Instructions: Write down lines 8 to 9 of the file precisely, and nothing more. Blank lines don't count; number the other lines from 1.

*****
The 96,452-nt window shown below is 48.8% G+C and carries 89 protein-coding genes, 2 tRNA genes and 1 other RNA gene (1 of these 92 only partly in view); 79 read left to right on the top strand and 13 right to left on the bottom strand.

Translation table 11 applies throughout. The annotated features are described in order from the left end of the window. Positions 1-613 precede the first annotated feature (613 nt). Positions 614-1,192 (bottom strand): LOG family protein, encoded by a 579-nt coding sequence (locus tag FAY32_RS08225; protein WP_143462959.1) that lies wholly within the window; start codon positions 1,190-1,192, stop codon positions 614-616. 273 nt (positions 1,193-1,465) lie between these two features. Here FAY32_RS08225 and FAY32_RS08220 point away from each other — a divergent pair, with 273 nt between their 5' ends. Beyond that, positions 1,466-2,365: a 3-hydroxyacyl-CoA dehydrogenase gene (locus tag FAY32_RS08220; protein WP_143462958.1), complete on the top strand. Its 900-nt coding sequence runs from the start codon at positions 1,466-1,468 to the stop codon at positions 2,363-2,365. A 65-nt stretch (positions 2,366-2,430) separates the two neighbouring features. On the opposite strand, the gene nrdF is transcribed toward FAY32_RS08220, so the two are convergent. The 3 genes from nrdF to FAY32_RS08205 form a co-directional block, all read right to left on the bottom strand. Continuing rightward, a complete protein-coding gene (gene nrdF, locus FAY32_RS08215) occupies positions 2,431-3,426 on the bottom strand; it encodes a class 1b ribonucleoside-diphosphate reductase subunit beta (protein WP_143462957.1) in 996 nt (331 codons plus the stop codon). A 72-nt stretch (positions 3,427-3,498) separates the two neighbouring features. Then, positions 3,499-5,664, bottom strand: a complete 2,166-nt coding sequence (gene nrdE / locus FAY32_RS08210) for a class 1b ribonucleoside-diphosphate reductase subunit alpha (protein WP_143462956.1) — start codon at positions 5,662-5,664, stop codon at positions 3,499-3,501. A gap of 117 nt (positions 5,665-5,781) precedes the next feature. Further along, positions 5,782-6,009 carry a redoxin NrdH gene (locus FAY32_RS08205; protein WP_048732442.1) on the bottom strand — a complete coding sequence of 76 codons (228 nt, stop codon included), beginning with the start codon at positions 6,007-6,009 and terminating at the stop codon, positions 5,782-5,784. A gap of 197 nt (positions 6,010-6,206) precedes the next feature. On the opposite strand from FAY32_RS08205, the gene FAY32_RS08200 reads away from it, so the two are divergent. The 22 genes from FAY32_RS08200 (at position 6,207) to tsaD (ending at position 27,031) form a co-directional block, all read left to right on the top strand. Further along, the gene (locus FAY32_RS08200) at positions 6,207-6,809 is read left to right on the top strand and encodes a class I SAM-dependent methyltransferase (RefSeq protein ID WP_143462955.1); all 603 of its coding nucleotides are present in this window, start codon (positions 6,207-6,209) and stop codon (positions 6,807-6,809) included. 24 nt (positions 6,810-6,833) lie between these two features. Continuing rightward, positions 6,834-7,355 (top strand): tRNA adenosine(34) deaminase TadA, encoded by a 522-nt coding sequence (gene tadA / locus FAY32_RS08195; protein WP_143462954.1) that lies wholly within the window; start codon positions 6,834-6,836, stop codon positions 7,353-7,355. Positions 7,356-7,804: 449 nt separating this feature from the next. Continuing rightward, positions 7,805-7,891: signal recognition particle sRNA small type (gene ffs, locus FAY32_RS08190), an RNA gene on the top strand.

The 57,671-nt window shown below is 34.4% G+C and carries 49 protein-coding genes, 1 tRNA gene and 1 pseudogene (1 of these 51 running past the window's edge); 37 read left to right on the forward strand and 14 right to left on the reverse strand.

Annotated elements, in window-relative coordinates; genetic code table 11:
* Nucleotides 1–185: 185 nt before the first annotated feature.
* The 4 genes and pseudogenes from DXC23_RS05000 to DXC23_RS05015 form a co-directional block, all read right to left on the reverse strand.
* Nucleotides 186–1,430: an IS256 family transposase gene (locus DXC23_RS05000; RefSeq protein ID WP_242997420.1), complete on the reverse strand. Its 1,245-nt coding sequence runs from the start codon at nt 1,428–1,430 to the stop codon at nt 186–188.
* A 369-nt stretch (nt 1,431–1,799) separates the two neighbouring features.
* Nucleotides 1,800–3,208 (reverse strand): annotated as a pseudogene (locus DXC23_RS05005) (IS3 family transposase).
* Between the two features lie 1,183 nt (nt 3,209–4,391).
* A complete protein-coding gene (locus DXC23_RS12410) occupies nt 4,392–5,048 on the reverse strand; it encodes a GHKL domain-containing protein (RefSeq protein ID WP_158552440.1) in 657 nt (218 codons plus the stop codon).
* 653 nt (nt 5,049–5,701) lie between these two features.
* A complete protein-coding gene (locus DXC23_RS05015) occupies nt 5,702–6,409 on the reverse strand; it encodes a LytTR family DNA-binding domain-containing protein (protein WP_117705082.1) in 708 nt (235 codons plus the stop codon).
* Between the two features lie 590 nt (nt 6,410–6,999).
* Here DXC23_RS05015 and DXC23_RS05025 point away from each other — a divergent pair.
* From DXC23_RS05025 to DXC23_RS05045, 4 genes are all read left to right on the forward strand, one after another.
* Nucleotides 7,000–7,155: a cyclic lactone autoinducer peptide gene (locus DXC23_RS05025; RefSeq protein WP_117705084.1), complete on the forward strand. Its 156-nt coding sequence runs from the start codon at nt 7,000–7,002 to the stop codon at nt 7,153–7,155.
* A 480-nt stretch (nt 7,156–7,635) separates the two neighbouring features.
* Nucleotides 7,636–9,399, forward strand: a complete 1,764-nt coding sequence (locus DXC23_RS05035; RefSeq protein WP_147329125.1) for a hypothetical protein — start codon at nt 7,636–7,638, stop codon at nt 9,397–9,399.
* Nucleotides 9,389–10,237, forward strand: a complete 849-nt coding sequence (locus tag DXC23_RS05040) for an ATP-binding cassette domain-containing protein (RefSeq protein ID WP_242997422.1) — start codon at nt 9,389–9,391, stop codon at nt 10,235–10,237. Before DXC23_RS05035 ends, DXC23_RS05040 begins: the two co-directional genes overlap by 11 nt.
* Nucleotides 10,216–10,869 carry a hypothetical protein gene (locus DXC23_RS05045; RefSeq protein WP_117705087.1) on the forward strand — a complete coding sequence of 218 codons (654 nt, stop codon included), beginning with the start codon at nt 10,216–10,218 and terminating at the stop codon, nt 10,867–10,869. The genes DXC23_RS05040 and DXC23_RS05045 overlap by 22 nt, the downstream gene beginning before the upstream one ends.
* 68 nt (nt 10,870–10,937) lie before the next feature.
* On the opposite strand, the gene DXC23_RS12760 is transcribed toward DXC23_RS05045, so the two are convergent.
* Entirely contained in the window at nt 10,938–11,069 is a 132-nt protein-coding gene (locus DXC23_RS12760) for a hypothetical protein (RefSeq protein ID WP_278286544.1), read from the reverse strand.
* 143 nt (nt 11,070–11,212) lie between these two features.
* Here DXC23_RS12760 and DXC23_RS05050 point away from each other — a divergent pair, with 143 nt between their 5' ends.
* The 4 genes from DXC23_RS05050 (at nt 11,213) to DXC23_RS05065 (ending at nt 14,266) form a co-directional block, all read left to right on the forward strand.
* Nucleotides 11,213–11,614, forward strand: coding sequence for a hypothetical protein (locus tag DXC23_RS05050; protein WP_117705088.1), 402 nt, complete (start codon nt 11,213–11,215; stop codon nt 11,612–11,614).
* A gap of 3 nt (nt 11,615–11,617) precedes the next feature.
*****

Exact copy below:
* A 369-nt stretch (nt 1,431–1,799) separates the two neighbouring features.
* Nucleotides 1,800–3,208 (reverse strand): annotated as a pseudogene (locus DXC23_RS05005) (IS3 family transposase).